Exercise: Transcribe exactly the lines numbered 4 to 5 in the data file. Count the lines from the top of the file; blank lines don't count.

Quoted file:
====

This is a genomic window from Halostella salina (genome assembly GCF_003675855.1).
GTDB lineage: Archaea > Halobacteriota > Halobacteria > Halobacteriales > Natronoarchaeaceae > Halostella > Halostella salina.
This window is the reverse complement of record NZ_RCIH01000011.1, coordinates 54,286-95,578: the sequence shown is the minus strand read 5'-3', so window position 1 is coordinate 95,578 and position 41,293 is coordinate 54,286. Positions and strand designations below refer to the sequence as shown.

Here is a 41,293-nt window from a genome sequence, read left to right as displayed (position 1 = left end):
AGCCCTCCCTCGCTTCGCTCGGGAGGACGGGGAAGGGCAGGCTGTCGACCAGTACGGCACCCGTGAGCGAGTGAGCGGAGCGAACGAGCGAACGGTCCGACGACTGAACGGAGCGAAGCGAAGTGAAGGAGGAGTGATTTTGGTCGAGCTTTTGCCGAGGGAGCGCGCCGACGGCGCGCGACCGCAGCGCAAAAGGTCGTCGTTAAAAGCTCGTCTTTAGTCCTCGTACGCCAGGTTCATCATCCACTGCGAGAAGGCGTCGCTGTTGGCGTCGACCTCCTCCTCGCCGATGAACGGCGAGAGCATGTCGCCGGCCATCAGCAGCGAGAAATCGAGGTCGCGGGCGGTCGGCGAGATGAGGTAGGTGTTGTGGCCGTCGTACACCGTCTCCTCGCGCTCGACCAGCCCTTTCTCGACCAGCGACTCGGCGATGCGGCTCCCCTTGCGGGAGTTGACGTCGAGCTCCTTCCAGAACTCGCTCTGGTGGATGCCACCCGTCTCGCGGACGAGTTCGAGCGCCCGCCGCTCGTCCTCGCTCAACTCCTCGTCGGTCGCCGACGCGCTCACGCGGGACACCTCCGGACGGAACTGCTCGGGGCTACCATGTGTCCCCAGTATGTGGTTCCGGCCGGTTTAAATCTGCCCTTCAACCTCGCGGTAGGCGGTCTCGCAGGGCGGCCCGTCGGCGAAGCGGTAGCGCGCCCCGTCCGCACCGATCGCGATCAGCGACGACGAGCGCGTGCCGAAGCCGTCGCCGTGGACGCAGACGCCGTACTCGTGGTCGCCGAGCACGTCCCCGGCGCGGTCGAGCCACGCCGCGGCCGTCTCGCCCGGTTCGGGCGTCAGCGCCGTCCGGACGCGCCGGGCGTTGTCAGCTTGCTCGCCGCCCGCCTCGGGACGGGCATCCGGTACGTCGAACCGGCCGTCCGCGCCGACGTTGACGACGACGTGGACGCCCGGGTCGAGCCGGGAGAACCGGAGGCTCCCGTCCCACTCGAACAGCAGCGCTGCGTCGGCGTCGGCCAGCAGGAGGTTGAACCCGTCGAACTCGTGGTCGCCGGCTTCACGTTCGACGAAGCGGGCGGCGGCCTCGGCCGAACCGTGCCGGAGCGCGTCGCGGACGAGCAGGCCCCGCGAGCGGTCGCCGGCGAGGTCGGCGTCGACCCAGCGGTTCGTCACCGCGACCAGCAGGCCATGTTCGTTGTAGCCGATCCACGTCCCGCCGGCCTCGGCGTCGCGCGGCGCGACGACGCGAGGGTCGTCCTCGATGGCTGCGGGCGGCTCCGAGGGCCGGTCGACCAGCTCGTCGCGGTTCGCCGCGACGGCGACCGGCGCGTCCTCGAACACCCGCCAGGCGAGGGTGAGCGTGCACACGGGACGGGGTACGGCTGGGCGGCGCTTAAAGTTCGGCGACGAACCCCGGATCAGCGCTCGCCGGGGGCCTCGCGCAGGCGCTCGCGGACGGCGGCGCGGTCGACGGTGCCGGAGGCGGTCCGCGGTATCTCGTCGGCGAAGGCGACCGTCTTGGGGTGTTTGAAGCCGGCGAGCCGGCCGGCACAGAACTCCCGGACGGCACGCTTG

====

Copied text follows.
Here is a 41,293-nt window from a genome sequence, read left to right as displayed (position 1 = left end):
AGCCCTCCCTCGCTTCGCTCGGGAGGACGGGGAAGGGCAGGCTGTCGACCAGTACGGCACCCGTGAGCGAGTGAGCGGAGCGAACGAGCGAACGGTCCGACGACTGAACGGAGCGAAGCGAAGTGAAGGAGGAGTGATTTTGGTCGAGCTTTTGCCGAGGGAGCGCGCCGACGGCGCGCGACCGCAGCGCAAAAGGTCGTCGTTAAAAGCTCGTCTTTAGTCCTCGTACGCCAGGTTCATCATCCACTGCGAGAAGGCGTCGCTGTTGGCGTCGACCTCCTCCTCGCCGATGAACGGCGAGAGCATGTCGCCGGCCATCAGCAGCGAGAAATCGAGGTCGCGGGCGGTCGGCGAGATGAGGTAGGTGTTGTGGCCGTCGTACACCGTCTCCTCGCGCTCGACCAGCCCTTTCTCGACCAGCGACTCGGCGATGCGGCTCCCCTTGCGGGAGTTGACGTCGAGCTCCTTCCAGAACTCGCTCTGGTGGATGCCACCCGTCTCGCGGACGAGTTCGAGCGCCCGCCGCTCGTCCTCGCTCAACTCCTCGTCGGTCGCCGACGCGCTCACGCGGGACACCTCCGGACGGAACTGCTCGGGGCTACCATGTGTCCCCAGTATGTGGTTCCGGCCGGTTTAAATCTGCCCTTCAACCTCGCGGTAGGCGGTCTCGCAGGGCGGCCCGTCGGCGAAGCGGTAGCGCGCCCCGTCCGCACCGATCGCGATCAGCGACGACGAGCGCGTGCCGAAGCCGTCGCCGTGGACGCAGACGCCGTACTCGTGGTCGCCGAGCACGTCCCCGGCGCGGTCGAGCCACGCCGCGGCCGTCTCGCCCGGTTCGGGCGTCAGCGCCGTCCGGACGCGCCGGGCGTTGTCAGCTTGCTCGCCGCCCGCCTCGGGACGGGCATCCGGTACGTCGAACCGGCCGTCCGCGCCGACGTTGACGACGACGTGGACGCCCGGGTCGAGCCGGGAGAACCGGAGGCTCCCGTCCCACTCGAACAGCAGCGCTGCGTCGGCGTCGGCCAGCAGGAGGTTGAACCCGTCGAACTCGTGGTCGCCGGCTTCACGTTCGACGAAGCGGGCGGCGGCCTCGGCCGAACCGTGCCGGAGCGCGTCGCGGACGAGCAGGCCCCGCGAGCGGTCGCCGGCGAGGTCGGCGTCGACCCAGCGGTTCGTCACCGCGACCAGCAGGCCATGTTCGTTGTAGCCGATCCACGTCCCGCCGGCCTCGGCGTCGCGCGGCGCGACGACGCGAGGGTCGTCCTCGATGGCTGCGGGCGGCTCCGAGGGCCGGTCGACCAGCTCGTCGCGGTTCGCCGCGACGGCGACCGGCGCGTCCTCGAACACCCGCCAGGCGAGGGTGAGCGTGCACACGGGACGGGGTACGGCTGGGCGGCGCTTAAAGTTCGGCGACGAACCCCGGATCAGCGCTCGCCGGGGGCCTCGCGCAGGCGCTCGCGGACGGCGGCGCGGTCGACGGTGCCGGAGGCGGTCCGCGGTATCTCGTCGGCGAAGGCGACCGTCTTGGGGTGTTTGAAGCCGGCGAGCCGGCCGGCACAGAACTCCCGGACGGCACGCTTG